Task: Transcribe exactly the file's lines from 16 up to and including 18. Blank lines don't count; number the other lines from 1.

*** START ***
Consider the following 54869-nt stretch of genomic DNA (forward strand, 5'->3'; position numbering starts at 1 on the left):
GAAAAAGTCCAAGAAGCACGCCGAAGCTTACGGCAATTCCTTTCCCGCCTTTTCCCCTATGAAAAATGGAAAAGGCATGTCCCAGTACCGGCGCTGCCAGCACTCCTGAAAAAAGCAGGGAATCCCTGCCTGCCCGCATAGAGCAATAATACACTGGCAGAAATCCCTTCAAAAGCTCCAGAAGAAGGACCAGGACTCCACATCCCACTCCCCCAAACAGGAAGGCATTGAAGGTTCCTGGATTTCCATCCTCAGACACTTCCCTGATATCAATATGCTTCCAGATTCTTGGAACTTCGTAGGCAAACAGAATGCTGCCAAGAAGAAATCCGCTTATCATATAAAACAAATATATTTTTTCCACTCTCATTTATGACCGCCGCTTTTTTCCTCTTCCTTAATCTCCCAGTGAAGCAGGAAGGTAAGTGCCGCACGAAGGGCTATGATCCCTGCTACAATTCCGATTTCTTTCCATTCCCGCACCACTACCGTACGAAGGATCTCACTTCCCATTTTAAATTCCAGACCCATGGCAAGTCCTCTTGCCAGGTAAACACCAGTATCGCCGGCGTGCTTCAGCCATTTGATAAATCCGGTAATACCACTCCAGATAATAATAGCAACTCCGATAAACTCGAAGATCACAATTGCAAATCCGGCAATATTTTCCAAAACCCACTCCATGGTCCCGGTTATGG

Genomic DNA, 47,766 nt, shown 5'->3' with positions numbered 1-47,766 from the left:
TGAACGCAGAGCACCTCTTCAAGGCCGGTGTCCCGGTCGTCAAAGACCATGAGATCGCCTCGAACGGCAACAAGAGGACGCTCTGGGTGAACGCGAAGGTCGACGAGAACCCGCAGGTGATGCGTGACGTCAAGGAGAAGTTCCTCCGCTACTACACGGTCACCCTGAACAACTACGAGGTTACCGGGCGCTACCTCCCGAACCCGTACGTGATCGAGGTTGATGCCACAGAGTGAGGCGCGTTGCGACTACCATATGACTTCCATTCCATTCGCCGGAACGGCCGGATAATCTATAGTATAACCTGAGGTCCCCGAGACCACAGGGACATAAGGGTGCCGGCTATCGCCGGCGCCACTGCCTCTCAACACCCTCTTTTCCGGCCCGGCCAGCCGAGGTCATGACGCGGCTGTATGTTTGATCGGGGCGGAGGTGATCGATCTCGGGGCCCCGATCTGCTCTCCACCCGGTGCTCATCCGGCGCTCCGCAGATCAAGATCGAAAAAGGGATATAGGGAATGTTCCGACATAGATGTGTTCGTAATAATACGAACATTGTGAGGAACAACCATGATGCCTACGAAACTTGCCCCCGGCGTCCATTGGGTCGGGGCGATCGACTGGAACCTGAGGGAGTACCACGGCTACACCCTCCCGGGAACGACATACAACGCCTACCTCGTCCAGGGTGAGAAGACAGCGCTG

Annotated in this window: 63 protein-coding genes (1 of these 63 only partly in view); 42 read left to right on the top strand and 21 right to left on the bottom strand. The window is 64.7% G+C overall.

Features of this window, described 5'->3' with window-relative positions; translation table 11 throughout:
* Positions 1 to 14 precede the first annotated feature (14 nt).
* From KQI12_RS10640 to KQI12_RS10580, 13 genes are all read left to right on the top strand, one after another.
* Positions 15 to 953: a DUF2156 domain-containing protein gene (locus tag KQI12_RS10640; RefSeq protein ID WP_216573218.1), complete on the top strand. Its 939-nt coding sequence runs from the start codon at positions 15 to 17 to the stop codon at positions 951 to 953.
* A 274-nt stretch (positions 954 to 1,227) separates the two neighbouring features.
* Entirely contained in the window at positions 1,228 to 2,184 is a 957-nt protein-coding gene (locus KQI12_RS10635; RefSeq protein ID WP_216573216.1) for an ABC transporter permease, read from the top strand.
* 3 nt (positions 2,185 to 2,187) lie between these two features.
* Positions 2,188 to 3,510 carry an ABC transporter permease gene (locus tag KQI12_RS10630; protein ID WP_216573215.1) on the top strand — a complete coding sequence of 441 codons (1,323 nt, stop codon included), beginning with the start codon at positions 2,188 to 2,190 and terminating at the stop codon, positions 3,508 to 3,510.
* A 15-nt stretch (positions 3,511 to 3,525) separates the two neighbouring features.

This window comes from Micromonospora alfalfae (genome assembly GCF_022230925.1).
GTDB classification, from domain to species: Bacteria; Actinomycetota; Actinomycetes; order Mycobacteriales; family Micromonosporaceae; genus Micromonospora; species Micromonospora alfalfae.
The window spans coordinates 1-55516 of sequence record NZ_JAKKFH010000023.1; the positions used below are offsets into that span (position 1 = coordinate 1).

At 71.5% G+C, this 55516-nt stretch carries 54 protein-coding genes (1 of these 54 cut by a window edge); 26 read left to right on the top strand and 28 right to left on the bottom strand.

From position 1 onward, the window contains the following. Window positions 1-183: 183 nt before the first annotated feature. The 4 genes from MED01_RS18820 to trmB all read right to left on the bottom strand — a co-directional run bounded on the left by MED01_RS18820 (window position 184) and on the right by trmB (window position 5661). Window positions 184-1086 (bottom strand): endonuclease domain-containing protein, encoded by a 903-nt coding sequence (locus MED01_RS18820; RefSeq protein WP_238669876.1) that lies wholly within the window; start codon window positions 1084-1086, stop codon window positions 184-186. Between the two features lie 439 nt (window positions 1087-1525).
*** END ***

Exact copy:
GTDB classification, from domain to species: Bacteria; Actinomycetota; Actinomycetes; order Mycobacteriales; family Micromonosporaceae; genus Micromonospora; species Micromonospora alfalfae.
The window spans coordinates 1-55516 of sequence record NZ_JAKKFH010000023.1; the positions used below are offsets into that span (position 1 = coordinate 1).

At 71.5% G+C, this 55516-nt stretch carries 54 protein-coding genes (1 of these 54 cut by a window edge); 26 read left to right on the top strand and 28 right to left on the bottom strand.